Freedom (John 8:31-32)


This morning, Lyndon, a member of Philippines UBF, asked me to speak about "freedom." I quoted what I considered the most famous verse in the Bible about freedom--John 8:31-32--which says, "To the Jews who had believed him, Jesus said, 'If you hold to my teaching, you are really my disciples. Then you will know the truth, and the truth will set you free.'” (This appealing popular verse has often been quoted out of context.) I also mentioned Galatians 5:1 and 2 Corinthians 3:17. For an hour, these are the points I shared in no particular order:

  1. Freedom is not a matter of the human will. No one can truly free himself no matter much he wants to be freed, especially from vices, such as pornography, addiction, gluttony, greed, infidelity, jealousy, covetousness, etc. Only the truth of the gospel of the grace of God sets us free (John 8:32; Acts 20:24).
  2. Freedom is freedom from the power and influence of sin (John 8:34). Christian or non-Christian, no one can make himself stop sinning or stop his bad habits, even if they want to stop sinning.
  3. Freedom is the power to say "No" to ungodliness (Titus 2:12). But how? Not by human will power (see #1), but only by knowing, reflecting, and applying the grace of God (Titus 2:11).
  4. Freedom enables us to "taste and see" that the grace of God is sweeter than our sins (Psalm 34:8). To "taste" expresses that there is a difference between being told that honey is sweet and tasting that honey is sweet (Jonathan Edwards, A Divine and Supernatural Light). When we do not taste and experience how sweet the grace of Jesus is, we cannot stop wanting to taste our sins again and again, even all of our lives.
  5. Freedom leads to the fruit of the Spirit: love, joy, peace... (Galatians 5:22-23). No one knows, tastes and experiences eternal love, joy and peace, who is bound and captured by any sin, "big or small."
  6. Freedom uncovers our ultimate Enemy who wants to master us (Genesis 4:7). Though Cain was a religious man who knew God and made an offering to God, he had no freedom because he was captured by his sin of judging God for not accepting his offering, instead of examining his own wicked heart (Genesis 6:5).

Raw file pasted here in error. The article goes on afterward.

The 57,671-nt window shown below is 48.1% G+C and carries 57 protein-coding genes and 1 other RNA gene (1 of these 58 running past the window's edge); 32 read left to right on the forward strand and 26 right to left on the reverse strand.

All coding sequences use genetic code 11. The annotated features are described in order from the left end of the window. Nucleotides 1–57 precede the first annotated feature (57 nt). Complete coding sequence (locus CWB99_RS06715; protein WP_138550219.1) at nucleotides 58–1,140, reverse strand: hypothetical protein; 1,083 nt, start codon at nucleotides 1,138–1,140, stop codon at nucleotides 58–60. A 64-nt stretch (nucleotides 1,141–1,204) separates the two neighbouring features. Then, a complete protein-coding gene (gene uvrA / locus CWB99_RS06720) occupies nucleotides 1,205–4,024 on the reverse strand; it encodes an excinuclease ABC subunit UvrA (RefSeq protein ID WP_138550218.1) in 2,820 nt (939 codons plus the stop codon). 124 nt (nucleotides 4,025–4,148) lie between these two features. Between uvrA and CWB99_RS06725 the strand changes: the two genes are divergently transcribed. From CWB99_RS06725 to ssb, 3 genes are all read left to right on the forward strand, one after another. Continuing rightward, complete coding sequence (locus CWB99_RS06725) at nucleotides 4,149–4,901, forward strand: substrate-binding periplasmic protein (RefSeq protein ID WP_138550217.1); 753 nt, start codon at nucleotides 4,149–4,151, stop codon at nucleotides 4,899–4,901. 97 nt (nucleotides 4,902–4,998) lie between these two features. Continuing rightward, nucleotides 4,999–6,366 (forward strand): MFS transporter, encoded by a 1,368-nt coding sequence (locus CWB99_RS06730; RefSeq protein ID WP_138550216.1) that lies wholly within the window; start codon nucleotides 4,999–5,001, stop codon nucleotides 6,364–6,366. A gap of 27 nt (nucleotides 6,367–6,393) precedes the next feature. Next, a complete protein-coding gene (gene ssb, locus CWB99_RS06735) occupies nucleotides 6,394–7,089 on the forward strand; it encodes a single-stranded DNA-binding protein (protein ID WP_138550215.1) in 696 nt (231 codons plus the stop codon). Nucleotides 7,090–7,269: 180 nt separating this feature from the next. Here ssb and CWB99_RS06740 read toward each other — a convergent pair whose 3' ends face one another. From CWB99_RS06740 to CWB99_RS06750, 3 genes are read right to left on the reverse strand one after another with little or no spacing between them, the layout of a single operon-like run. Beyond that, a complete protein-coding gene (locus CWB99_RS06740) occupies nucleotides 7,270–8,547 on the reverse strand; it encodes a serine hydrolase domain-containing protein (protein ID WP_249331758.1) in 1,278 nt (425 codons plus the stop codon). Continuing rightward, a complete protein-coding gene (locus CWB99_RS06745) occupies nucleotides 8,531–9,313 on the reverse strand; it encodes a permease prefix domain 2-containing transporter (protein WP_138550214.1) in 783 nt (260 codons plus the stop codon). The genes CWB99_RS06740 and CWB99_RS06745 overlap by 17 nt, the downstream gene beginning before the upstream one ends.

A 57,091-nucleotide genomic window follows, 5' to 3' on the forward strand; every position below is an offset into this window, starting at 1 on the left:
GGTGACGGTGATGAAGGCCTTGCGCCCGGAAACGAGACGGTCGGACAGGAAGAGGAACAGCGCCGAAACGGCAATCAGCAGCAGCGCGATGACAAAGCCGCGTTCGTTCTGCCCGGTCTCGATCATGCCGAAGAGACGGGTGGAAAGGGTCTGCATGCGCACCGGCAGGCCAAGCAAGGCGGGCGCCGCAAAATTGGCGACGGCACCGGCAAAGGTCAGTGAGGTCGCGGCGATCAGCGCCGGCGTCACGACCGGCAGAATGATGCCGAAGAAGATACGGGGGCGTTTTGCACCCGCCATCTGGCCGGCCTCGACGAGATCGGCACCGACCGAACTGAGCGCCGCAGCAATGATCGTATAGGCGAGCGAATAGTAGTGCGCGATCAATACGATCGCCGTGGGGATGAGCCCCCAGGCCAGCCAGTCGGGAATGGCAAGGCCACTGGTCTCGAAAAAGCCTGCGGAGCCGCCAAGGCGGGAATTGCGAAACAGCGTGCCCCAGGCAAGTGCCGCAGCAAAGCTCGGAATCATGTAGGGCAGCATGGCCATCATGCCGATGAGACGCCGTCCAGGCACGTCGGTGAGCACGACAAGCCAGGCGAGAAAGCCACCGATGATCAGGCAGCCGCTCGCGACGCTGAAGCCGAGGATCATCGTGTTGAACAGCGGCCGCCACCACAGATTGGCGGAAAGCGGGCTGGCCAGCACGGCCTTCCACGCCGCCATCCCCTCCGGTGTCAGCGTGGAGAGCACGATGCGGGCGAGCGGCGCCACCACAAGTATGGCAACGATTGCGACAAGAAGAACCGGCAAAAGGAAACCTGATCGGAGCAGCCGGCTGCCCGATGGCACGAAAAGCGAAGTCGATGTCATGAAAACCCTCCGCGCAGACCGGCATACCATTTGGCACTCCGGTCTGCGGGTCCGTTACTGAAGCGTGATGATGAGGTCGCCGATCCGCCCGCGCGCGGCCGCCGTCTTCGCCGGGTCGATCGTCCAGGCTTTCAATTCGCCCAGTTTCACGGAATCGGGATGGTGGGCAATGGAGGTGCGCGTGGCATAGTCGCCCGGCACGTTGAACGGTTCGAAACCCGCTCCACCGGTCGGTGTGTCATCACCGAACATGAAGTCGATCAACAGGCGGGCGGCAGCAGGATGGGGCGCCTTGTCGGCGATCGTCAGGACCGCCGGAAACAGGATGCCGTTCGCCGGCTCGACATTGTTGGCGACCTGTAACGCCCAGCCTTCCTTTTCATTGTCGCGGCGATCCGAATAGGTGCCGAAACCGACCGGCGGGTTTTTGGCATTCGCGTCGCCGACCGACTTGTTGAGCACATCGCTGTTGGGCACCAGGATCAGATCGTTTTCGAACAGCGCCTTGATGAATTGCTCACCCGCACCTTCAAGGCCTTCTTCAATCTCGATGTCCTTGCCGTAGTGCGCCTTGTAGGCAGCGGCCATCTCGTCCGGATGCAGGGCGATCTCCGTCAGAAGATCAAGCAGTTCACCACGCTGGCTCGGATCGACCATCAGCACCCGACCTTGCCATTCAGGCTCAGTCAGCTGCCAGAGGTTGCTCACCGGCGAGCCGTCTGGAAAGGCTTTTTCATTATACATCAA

7. Freedom comes from holding to and learning from the teaching of Jesus (John 8:31). Otherwise, we will be mainly holding on to our own proud ideas (that blames God and blames others) and our sinful feelings.
  8. Freedom comes from knowing that Jesus was completely bound unto death on the Cross to set us free (2 Corinthians 5:21). Christians need to taste the sweetness of the grace of Jesus by willingly dying for us in our place. Otherwise, we will never be freed from bondage to sin.
  9. Freedom is to be able to do whatever you want to do. So the question is: What do you truly want to do? Sin? Love God with all your heart (Deuteronomy 6:5)? Glorify God in whatever you do (1 Corinthians 10:31)?
  10. Freedom is to know that God wants all of me or none of me. Though Lot was a righteous man (2 Peter 2:7-8), a Christian, he kept something back for himself. As a result, unlike Abraham, he was a curse to his wife, his 2 daughters and all of his descendents (Genesis 19:1-38).
Do you have freedom from sin? As a Christian, what teaching are you holding to whereby you experience freedom (John 8:31-32)?

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